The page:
Now, having the developer provide all that information in the Data Layer requires the usual release cycles, waiting and communication time, and it takes away development resources from more important tasks, so it quickly gets to a point where you think twice whether you want to bother the dev team with yet another Data Layer variable (also because of the other downsides of “yet another Data Layer variable” mentioned in Part 1).

Here comes DDLM to the rescue! It is designed to be plugged into your database directly or indirectly. When everything is up and running, DDLM then inserts the necessary product or article information into your Data Layer on the fly in real-time and you can use it like normal data layer variables. And your developer can do more important things.

The Steps To Make It Work:

  1. Define the level of granularity of your product data (the “Lookup Variable”). Usually, there is not just one Product ID level in your database, but several IDs depending on the information hierarchy of the product data. Some information is only available on the lower levels. As an example, siroop has the following product information hierarchies, each with its own ID:
    • Product Group IDs (e.g. all iPhone 7’s, all adidas Swift Run sneakers): Here we have only lowly granular data like the product category and brand.
    • Product Abstract IDs (all red iPhone 7’s, green adidas Swift Run sneakers): More product features become available. This level is also referred to as “imaging” or “image-giving”, because from this level on, a product has enough attributes that it can be shown on a picture (a red iPhone looks the same no matter how many GBs are inside, but a blue iPhone looks different from a red iPhone, so it has a different “Abstract” ID)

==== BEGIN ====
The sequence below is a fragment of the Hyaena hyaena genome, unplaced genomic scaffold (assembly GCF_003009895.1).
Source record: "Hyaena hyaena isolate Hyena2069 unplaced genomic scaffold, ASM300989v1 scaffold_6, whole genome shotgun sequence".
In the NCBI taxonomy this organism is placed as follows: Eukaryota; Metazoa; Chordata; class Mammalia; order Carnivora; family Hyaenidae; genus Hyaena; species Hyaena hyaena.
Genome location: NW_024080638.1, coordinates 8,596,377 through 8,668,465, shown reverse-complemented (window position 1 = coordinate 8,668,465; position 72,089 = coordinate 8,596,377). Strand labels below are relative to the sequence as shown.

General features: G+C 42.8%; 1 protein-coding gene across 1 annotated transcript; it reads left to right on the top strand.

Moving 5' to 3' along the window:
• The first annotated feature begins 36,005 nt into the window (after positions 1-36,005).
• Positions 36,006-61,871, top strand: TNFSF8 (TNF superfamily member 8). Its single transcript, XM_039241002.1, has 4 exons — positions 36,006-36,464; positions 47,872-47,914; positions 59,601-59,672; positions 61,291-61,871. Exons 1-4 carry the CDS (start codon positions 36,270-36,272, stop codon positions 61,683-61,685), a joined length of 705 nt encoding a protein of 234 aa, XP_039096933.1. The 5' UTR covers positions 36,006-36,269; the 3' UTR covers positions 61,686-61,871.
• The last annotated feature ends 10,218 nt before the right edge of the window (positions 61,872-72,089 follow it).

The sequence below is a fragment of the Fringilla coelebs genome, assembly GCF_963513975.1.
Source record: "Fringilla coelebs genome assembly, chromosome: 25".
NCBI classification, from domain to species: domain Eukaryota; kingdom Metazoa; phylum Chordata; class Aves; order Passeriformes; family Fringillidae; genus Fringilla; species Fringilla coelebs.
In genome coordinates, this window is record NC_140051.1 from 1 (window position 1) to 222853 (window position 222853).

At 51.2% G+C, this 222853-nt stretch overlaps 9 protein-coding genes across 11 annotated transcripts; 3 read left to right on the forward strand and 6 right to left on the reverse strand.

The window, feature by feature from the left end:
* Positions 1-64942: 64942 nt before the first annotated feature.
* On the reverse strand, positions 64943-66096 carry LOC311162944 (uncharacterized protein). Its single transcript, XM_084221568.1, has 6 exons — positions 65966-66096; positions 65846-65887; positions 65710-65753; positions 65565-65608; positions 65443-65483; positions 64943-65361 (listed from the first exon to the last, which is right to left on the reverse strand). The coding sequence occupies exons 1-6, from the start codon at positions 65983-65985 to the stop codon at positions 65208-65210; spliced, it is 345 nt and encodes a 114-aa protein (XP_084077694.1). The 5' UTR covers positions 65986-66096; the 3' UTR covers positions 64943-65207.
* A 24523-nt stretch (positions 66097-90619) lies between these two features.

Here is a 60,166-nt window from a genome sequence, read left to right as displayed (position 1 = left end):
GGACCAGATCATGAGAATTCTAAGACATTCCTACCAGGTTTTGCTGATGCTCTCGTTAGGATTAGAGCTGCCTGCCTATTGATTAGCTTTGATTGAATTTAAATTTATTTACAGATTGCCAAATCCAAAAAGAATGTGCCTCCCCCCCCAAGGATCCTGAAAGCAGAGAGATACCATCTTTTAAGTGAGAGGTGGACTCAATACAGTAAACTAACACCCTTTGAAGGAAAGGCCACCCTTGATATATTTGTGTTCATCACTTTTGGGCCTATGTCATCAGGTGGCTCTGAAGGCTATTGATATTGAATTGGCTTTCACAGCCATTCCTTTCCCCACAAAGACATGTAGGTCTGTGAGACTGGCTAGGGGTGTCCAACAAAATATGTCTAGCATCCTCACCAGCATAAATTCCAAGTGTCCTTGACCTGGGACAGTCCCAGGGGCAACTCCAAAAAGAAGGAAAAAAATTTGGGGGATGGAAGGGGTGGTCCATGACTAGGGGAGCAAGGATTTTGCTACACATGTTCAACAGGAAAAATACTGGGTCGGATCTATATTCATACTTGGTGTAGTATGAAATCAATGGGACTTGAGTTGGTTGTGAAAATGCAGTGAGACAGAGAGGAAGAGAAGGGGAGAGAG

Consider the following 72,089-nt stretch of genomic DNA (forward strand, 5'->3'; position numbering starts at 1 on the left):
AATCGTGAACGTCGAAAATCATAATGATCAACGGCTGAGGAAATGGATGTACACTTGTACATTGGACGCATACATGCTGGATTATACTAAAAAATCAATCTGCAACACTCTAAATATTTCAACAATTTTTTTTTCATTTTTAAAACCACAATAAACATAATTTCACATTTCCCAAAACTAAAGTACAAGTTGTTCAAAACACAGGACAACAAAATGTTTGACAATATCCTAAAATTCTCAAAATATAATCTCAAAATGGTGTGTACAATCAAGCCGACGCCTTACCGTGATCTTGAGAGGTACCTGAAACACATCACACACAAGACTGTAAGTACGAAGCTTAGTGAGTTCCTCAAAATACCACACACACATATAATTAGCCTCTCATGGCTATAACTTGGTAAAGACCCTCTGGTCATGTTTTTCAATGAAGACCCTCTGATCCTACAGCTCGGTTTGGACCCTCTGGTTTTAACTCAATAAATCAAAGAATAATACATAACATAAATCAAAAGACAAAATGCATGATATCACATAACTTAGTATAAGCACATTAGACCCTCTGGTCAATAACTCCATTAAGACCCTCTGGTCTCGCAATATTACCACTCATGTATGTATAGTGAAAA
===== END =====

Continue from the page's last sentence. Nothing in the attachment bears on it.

• Product Concrete IDs (red iPhone 7’s with 64 GB, green adidas Swift Run sneakers of size 45): The most granular level in terms of product features. All products with the same Concrete ID are identical. No matter which merchant offers this product, it is always a red iPhone 7 with 64GB (and not one with 128 GB for example).
    • Merchant Product IDs (red iPhone 7’s with 64 GB offered by Merchant Fust, adidas Swift Run sneakers of size 45 offered by merchant siroop AG): Context Features of the product  like the actual price and stock availability as well as a link to Merchant’s attributes like delivery time, shipping costs (every merchant may have different values here)I am going into more detail here as this is a point where many E-Commerce Marketing tools fail to recognize the complex reality of E-Commerce. Most, e.g. Google Analytics, only know one level of Product IDs. In Adobe, it is basically the same, but you can work around it (see part 1).Tealium’s Dynamic Data Layer Management allows various various lookup variables and thus different levels as long as the same ID string does not appear on different levels (e.g. if you have a Concrete ID 12345 and an Abstract ID 12345, it won’t work).